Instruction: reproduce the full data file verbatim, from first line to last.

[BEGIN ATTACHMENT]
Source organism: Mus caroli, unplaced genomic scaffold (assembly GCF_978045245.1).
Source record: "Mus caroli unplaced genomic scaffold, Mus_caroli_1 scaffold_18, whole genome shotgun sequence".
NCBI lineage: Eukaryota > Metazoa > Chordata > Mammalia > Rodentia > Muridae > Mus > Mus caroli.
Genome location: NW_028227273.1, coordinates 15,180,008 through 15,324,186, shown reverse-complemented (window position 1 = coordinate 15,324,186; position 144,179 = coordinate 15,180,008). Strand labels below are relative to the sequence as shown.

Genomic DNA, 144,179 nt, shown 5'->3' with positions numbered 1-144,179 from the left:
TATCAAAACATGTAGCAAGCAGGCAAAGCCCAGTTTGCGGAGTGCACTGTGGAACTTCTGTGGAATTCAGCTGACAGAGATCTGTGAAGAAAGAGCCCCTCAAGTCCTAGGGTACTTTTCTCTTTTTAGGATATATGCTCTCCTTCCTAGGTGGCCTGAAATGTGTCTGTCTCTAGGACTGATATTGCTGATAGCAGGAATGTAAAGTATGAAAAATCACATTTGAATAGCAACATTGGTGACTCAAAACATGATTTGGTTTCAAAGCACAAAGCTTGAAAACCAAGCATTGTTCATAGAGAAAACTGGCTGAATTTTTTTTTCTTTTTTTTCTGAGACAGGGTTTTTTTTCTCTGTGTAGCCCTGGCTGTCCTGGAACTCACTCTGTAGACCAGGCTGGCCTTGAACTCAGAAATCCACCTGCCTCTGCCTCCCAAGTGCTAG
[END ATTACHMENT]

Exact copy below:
Source organism: Mus caroli, unplaced genomic scaffold (assembly GCF_978045245.1).
Source record: "Mus caroli unplaced genomic scaffold, Mus_caroli_1 scaffold_18, whole genome shotgun sequence".
NCBI lineage: Eukaryota > Metazoa > Chordata > Mammalia > Rodentia > Muridae > Mus > Mus caroli.
Genome location: NW_028227273.1, coordinates 15,180,008 through 15,324,186, shown reverse-complemented (window position 1 = coordinate 15,324,186; position 144,179 = coordinate 15,180,008). Strand labels below are relative to the sequence as shown.

Genomic DNA, 144,179 nt, shown 5'->3' with positions numbered 1-144,179 from the left:
TATCAAAACATGTAGCAAGCAGGCAAAGCCCAGTTTGCGGAGTGCACTGTGGAACTTCTGTGGAATTCAGCTGACAGAGATCTGTGAAGAAAGAGCCCCTCAAGTCCTAGGGTACTTTTCTCTTTTTAGGATATATGCTCTCCTTCCTAGGTGGCCTGAAATGTGTCTGTCTCTAGGACTGATATTGCTGATAGCAGGAATGTAAAGTATGAAAAATCACATTTGAATAGCAACATTGGTGACTCAAAACATGATTTGGTTTCAAAGCACAAAGCTTGAAAACCAAGCATTGTTCATAGAGAAAACTGGCTGAATTTTTTTTTCTTTTTTTTCTGAGACAGGGTTTTTTTTCTCTGTGTAGCCCTGGCTGTCCTGGAACTCACTCTGTAGACCAGGCTGGCCTTGAACTCAGAAATCCACCTGCCTCTGCCTCCCAAGTGCTAG